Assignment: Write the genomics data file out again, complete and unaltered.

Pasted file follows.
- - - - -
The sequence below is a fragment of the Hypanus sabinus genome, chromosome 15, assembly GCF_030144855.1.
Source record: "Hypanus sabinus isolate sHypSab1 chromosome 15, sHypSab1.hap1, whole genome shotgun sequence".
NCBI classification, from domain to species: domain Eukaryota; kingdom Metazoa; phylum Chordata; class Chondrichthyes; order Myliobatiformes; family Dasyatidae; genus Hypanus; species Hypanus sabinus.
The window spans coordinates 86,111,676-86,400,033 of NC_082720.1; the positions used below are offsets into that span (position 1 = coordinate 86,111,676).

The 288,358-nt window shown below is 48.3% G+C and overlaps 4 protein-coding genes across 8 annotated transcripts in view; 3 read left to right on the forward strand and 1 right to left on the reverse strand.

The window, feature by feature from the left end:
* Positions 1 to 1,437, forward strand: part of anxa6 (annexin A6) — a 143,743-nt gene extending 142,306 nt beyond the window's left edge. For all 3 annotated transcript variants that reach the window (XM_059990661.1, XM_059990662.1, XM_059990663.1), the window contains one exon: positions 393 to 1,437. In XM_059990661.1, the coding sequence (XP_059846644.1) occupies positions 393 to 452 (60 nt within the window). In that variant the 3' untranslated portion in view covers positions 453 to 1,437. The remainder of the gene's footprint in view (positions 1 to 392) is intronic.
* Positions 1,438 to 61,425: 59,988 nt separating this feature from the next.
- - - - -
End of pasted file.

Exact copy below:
The sequence below is a fragment of the Hypanus sabinus genome, chromosome 15, assembly GCF_030144855.1.
Source record: "Hypanus sabinus isolate sHypSab1 chromosome 15, sHypSab1.hap1, whole genome shotgun sequence".
NCBI classification, from domain to species: domain Eukaryota; kingdom Metazoa; phylum Chordata; class Chondrichthyes; order Myliobatiformes; family Dasyatidae; genus Hypanus; species Hypanus sabinus.
The window spans coordinates 86,111,676-86,400,033 of NC_082720.1; the positions used below are offsets into that span (position 1 = coordinate 86,111,676).

The 288,358-nt window shown below is 48.3% G+C and overlaps 4 protein-coding genes across 8 annotated transcripts in view; 3 read left to right on the forward strand and 1 right to left on the reverse strand.

The window, feature by feature from the left end:
* Positions 1 to 1,437, forward strand: part of anxa6 (annexin A6) — a 143,743-nt gene extending 142,306 nt beyond the window's left edge. For all 3 annotated transcript variants that reach the window (XM_059990661.1, XM_059990662.1, XM_059990663.1), the window contains one exon: positions 393 to 1,437. In XM_059990661.1, the coding sequence (XP_059846644.1) occupies positions 393 to 452 (60 nt within the window). In that variant the 3' untranslated portion in view covers positions 453 to 1,437. The remainder of the gene's footprint in view (positions 1 to 392) is intronic.
* Positions 1,438 to 61,425: 59,988 nt separating this feature from the next.